When I sit down to write and nothing flows, I use food as a writing prompt. Things like…
Chocolate Chip Cookies.
Whatever it is, I ask myself, what does it bring up for me? When was the first time I ate/drank it? What is the history of this thing? Something always flows.
My latest prompt wasn’t food exactly, it was the cover of a book – Allie Rowbottom’s Jell-O Girls. The book landed on my desk and right away a narrative began… when I first tasted Jell-O (at my neighbour’s)… why didn’t we have it at home? (my father banned it)… who invented it? (story to follow)… and why is there a doll trapped inside a Jell-O mould on the cover of the book? Is there a secret I should know?
There’s always a secret, even with something as seemingly simple as Jell-O. This is what the latest episode of The Food Podcast is all about.
Allie Rowbottom is the great great great niece of O.F. Woodward, the man who in 1899 bought the patent for Jell-O, and the man who sold it to General Foods for what would now be worth billions of dollars. Mr. Woodward’s money has supported his many descendants ever since. And with money, in this family especially, came privilege, misogyny, greed, love, hate, cocktails, and misunderstandings. The ingredients of a challenging life, and the makings of a good memoir.
It’s more than the Jell-O popsicles I ate at my best friend’s house when I was little. It’s more than hospital food. It’s more than a cherry-red mould. There are people behind this little packet of gelatine and sugar, and as we all know, where there are people, there are stories.
Enjoy the episode.
Have a listen here.
Find show notes here.
PS – Remember the disaster a few years ago when I tried to serve my eldest son a ‘grown-up cake’ for his thirteenth birthday? I share the story in this post, where my final words are: I will make him a kid cake forever. Below, please find evidence of this promise – a two tiered chocolate cake, topped with crushed M&M’s and HAPPY BIRTHDAY candles. I served it last week, and his fifteen year old self loved it. Thank you, Michelle Cleary, for the recipe.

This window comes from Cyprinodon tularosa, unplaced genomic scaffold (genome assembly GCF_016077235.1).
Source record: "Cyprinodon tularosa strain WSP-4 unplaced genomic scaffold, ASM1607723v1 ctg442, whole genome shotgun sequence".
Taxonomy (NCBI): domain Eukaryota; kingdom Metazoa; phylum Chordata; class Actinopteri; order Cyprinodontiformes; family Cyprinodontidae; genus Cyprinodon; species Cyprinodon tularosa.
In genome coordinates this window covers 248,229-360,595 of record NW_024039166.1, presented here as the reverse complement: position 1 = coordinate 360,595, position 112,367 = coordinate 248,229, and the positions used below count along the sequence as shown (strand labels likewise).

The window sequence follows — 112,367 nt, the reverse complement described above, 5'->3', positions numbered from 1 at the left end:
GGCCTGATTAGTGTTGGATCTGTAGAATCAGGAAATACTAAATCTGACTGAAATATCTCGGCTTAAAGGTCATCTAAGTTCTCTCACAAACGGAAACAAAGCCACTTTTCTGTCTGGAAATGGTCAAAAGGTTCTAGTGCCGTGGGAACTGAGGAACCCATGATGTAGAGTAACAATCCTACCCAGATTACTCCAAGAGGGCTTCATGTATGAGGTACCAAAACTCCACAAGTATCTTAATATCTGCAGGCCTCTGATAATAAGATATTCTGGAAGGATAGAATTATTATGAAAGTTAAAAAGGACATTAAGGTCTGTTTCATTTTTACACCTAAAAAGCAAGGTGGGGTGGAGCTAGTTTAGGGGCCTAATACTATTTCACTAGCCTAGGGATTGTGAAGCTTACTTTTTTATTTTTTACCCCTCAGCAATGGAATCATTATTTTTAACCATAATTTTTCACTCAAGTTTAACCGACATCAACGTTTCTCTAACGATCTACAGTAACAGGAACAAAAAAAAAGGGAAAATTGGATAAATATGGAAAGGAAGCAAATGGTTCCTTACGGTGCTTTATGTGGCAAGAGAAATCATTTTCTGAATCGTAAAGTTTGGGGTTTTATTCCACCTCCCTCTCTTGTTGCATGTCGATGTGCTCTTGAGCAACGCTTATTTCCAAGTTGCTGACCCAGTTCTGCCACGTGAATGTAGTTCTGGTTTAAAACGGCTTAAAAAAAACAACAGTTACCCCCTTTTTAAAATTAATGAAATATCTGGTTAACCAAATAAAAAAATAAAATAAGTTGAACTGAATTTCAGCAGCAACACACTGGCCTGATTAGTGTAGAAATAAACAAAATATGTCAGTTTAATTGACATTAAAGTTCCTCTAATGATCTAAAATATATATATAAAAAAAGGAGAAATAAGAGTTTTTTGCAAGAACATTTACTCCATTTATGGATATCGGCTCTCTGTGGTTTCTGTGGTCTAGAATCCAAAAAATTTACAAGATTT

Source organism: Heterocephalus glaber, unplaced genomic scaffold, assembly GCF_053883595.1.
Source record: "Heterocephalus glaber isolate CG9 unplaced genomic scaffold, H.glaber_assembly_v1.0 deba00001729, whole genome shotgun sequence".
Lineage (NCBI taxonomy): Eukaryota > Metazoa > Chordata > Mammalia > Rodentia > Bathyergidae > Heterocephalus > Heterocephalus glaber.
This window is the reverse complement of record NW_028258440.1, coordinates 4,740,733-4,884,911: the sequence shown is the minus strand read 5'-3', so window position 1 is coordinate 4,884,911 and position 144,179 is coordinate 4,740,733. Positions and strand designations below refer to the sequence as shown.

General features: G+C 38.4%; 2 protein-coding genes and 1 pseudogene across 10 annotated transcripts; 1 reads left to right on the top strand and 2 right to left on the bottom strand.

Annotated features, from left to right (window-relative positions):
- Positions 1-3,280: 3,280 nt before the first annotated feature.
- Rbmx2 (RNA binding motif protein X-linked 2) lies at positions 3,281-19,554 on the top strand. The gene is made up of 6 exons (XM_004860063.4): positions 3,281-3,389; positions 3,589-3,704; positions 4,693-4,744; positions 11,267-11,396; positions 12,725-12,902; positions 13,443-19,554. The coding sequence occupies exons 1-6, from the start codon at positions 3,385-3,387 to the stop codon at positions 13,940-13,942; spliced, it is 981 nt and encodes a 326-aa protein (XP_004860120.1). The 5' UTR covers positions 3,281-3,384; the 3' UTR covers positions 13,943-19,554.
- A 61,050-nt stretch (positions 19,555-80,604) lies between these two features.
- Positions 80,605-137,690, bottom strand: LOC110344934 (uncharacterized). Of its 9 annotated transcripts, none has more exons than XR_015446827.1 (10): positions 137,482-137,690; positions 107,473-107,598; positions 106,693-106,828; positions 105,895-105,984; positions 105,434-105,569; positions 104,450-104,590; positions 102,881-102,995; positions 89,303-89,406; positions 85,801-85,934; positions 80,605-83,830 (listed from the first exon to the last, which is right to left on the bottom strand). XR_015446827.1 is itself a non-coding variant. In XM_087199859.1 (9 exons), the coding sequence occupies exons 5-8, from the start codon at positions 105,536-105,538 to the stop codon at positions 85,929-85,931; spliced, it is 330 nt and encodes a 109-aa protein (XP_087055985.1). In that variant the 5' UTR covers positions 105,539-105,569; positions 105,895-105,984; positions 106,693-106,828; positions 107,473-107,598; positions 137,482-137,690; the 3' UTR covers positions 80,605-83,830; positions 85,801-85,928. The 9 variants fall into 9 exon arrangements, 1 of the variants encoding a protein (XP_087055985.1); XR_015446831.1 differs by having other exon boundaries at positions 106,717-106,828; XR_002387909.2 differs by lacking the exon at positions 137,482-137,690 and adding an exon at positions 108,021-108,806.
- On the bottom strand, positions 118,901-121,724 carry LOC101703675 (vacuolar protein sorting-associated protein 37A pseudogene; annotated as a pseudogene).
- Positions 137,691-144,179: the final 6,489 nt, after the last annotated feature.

PPS – Michelle would never have slapped the frosting on as I’ve done here. She would have piped it beautifully and topped it with sprinkles. Imagine it. Either way, slapped on or piped, her frosting is one of the best I’ve tasted.
The recipe is published in a cookbook she put together for Maple Tree, the Montessori school she owns and operates here in Halifax. You can’t get more kid-friendly than that.
Maple Tree Birthday Cake Frosting
8 ounces good semi-sweet chocolate
1 cup (2 sticks) unsalted butter, at room temperature
1 extra-large egg yolk, at room temperature
1 teaspoon pure vanilla extract
1 1/4 cups sifted confectioners’ sugar
Chop the chocolate and place it in a heat-proof bowl set over a pan of simmering water. Stir until just melted and set aside until cooled to room temperature.
In the bowl of an electric mixer fitted with a paddle attachment, beat the butter on medium-high speed until light yellow and fluffy, about three minutes. Add the egg yolk and vanilla and continue beating for 3 minutes. Turn the mixer to low, gradually add the confectioners’ sugar, then beat at medium speed, scraping down the bowl as necessary, until smooth and creamy.
On low speed, add the chocolate to the butter mixture and mix until blended. Don’t whip! Spread immediately on a cooled cake.